Security breach at SEC: hacked data misused for insider trading?

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Sensitive and confidential information was hacked and stolen from the U.S. Securities and Exchange Commission’s (SEC) protected electronic database, EDGAR, sometime ago but its larger ramifications came to limelight only recently.

The event which has created a scam of national proportion, has put the Commission in a spot. It was found wanting on two counts:

  1. How the highly sensitive information pertaining to quarterly earnings to settlements and M&A details of listed companies were not fully protected by EDGAR, supposedly a high-profile, safe-custody cyber position within the SEC
  2. Why the breach that occurred way back in 2016 was not reported at the time of the break-in, or was kept under wraps to the stakeholders for months

SEC suspected that hackers who breached the electronic database EDGAR that contained important information regarding market-moving corporate announcements may have profited by the info that they stole.

A prompt statement issued by SEC, immediately after the event, said that the weakness was ‘patched promptly’ after discovery.

However, SEC did not reveal which companies may have been impacted by the 2016 intrusion.

The disclosure came in as a part of ongoing assessment of SEC’s cyber security risk profile that was initiated by Jay Clayton, Chairman, SEC, after he took over the office in May 2017.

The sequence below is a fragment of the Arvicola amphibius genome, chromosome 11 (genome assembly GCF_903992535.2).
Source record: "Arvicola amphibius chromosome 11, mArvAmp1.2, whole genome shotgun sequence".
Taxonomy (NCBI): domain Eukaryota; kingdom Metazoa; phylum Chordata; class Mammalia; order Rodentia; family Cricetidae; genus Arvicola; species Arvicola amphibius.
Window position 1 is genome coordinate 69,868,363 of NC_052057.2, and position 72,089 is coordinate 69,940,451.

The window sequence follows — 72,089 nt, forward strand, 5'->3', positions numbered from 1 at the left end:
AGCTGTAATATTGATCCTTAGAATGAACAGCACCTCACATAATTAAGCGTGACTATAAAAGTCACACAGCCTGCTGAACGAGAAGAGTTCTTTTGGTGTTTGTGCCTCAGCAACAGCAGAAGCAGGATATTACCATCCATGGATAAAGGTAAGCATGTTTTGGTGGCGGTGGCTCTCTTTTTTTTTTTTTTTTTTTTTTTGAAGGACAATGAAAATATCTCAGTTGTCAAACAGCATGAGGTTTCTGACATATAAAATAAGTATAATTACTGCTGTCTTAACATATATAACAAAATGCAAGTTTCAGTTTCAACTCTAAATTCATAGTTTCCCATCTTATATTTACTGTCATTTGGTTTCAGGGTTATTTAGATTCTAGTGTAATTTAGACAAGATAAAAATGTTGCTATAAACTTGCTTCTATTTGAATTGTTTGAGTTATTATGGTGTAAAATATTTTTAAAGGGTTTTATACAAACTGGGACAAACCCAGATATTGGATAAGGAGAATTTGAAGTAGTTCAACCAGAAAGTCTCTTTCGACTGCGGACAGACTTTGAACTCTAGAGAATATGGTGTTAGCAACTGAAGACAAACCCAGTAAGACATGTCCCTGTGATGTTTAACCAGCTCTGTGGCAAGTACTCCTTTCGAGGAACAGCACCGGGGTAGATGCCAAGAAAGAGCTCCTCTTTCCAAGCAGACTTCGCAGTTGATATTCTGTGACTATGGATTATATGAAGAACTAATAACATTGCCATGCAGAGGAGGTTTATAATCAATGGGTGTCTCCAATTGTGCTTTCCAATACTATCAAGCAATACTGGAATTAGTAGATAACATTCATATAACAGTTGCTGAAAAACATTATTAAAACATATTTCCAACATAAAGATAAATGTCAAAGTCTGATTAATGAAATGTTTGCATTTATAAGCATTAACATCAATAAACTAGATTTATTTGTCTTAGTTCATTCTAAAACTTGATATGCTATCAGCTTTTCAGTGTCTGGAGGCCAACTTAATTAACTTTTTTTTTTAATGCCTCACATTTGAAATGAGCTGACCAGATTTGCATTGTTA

“Cybersecurity is critical to the operation of our markets and the risks are significant and in many cases systemic. We must be vigilant. We also must recognize-in both the public and private sectors, including SEC- that there will be intrusions, and that a key component of cyber risk management is resilience and recovery”, said Jay Clayton.

What is ironical about the hack is the fact that the leak occurred from an institution that is tasked with protecting investors and financial markets.

As per the rules of the security industry, any breach has to be disclosed to initiate a proper investigation and plugging the loop-holes.

SEC, itself, has investigated firms if they had been too late in reporting hacks and breaches.

With the financial industry still reeling from Equifax’s breach, SEC intrusion has resonated the warning that everyone is vulnerable.

Enough to say, fighting cyber crime is no ordinary warfare. As is evident, it takes much corporate will, resilience and conviction.

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